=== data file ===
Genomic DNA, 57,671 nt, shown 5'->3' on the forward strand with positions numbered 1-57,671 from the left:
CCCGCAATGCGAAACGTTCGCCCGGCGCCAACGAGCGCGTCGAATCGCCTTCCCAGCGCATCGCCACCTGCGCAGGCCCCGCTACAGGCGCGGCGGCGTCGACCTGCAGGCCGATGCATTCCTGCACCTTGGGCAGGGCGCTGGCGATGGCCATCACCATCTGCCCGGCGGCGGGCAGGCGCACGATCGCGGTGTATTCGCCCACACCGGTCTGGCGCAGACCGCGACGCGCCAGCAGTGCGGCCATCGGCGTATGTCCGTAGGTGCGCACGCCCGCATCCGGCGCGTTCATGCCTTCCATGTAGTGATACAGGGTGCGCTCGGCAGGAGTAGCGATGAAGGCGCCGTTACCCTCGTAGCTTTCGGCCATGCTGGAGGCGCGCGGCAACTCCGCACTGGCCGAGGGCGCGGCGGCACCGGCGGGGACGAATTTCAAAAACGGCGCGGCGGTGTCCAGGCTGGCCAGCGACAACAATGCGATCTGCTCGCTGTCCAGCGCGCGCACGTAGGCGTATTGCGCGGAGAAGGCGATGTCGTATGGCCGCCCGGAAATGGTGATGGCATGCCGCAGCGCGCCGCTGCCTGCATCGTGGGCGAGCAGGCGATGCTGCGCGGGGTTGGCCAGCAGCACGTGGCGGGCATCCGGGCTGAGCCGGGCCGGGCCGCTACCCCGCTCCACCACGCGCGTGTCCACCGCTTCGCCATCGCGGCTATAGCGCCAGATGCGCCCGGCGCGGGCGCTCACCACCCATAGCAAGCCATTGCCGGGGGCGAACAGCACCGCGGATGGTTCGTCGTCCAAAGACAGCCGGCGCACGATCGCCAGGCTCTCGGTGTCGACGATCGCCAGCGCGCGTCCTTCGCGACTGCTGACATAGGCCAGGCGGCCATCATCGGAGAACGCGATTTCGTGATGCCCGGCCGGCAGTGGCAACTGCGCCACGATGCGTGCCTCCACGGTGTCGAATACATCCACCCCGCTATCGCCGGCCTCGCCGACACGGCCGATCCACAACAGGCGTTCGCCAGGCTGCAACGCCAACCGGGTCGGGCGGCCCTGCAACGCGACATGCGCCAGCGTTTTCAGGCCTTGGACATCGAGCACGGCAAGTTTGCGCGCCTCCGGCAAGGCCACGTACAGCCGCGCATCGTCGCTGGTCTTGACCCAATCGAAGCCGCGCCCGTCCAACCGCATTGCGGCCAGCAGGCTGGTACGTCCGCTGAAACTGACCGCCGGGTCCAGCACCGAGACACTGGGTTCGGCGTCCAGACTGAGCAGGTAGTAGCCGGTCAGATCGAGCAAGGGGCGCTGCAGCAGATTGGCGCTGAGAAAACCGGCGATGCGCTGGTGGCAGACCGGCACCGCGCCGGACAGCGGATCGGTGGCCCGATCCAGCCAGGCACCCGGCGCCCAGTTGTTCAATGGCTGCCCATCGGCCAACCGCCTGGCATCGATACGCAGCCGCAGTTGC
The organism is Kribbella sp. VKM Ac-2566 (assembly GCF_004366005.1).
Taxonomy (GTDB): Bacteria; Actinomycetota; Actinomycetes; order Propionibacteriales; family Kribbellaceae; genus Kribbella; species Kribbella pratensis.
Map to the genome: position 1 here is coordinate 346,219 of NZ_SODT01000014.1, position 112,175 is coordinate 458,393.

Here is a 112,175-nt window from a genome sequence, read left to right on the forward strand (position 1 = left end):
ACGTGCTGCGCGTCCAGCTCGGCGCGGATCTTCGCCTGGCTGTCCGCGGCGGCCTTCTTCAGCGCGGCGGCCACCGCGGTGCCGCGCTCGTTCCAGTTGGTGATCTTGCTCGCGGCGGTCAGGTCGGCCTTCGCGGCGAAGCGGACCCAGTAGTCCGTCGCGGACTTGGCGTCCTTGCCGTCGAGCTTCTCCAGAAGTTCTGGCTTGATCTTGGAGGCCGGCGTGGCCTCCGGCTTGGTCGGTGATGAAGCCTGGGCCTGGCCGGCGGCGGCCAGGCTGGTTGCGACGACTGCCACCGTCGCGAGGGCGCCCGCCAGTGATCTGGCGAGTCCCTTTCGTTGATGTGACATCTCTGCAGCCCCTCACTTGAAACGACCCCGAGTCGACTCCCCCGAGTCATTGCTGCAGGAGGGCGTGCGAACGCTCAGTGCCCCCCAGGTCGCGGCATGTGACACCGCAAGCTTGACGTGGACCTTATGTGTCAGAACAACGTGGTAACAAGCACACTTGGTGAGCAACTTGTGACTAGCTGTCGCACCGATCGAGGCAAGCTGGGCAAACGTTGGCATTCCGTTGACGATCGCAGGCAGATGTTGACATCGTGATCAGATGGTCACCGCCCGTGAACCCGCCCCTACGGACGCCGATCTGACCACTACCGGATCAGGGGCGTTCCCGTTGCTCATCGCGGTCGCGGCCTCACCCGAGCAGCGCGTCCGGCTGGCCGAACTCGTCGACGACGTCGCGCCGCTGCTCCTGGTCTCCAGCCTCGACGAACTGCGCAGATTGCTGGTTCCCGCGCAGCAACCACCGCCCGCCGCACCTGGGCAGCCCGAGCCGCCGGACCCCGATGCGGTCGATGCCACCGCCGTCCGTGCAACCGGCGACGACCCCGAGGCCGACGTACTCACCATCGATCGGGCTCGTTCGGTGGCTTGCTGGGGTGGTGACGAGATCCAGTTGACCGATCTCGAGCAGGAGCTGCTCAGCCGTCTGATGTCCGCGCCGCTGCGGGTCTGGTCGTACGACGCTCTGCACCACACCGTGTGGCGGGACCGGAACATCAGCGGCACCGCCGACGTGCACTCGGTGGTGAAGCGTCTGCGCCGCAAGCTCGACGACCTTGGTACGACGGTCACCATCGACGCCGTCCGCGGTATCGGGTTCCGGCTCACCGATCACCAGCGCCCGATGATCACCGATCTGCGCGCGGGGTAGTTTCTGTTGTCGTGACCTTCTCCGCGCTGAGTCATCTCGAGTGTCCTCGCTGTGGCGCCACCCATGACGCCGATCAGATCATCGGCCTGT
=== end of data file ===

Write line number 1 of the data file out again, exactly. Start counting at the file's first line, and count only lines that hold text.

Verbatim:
Genomic DNA, 57,671 nt, shown 5'->3' on the forward strand with positions numbered 1-57,671 from the left: